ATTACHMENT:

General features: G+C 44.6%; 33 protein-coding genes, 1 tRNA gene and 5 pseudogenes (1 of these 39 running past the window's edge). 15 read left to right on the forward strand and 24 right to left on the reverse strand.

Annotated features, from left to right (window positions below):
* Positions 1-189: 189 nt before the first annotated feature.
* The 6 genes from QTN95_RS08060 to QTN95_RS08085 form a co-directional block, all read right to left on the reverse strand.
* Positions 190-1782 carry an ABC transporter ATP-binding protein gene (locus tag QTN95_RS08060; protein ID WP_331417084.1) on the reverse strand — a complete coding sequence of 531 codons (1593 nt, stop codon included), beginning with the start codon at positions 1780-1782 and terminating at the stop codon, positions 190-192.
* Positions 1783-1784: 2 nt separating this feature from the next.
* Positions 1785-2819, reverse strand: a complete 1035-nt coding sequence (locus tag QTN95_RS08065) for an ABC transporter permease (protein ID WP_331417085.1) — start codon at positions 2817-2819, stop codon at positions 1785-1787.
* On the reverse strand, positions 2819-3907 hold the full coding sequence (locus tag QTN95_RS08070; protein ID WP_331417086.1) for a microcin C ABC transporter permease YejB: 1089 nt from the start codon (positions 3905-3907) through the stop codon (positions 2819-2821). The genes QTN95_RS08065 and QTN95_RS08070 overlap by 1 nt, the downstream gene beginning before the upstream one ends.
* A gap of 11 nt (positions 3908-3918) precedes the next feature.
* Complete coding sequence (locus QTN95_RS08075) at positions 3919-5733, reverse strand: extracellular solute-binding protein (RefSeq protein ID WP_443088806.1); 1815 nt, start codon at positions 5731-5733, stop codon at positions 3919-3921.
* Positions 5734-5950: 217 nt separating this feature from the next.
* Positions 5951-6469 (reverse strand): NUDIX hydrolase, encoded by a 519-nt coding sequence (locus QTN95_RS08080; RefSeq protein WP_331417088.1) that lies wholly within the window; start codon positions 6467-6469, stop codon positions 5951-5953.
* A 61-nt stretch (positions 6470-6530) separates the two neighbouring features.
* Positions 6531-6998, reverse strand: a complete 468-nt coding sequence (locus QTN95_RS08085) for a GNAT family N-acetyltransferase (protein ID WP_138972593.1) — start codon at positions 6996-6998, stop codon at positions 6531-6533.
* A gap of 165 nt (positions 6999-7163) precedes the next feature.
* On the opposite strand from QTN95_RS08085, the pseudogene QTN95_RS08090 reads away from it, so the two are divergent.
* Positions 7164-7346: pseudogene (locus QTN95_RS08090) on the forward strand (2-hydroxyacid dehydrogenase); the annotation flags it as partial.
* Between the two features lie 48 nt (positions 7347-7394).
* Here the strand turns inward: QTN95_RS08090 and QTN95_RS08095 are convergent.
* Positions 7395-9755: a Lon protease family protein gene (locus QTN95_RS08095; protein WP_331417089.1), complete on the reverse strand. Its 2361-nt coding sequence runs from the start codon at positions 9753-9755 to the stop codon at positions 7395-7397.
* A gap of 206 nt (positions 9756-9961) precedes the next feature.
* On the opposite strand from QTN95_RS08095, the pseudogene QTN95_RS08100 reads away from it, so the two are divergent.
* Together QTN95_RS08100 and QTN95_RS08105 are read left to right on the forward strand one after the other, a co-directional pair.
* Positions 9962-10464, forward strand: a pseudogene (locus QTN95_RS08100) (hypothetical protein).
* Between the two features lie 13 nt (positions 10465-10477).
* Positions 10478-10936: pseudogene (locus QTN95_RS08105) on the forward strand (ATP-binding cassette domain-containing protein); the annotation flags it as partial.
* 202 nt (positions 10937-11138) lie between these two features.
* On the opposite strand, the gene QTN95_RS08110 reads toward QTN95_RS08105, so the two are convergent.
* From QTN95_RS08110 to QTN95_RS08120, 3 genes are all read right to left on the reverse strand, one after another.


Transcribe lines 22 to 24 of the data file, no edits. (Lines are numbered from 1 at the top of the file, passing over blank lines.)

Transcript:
* On the opposite strand from QTN95_RS08095, the pseudogene QTN95_RS08100 reads away from it, so the two are divergent.
* Together QTN95_RS08100 and QTN95_RS08105 are read left to right on the forward strand one after the other, a co-directional pair.
* Positions 9962-10464, forward strand: a pseudogene (locus QTN95_RS08100) (hypothetical protein).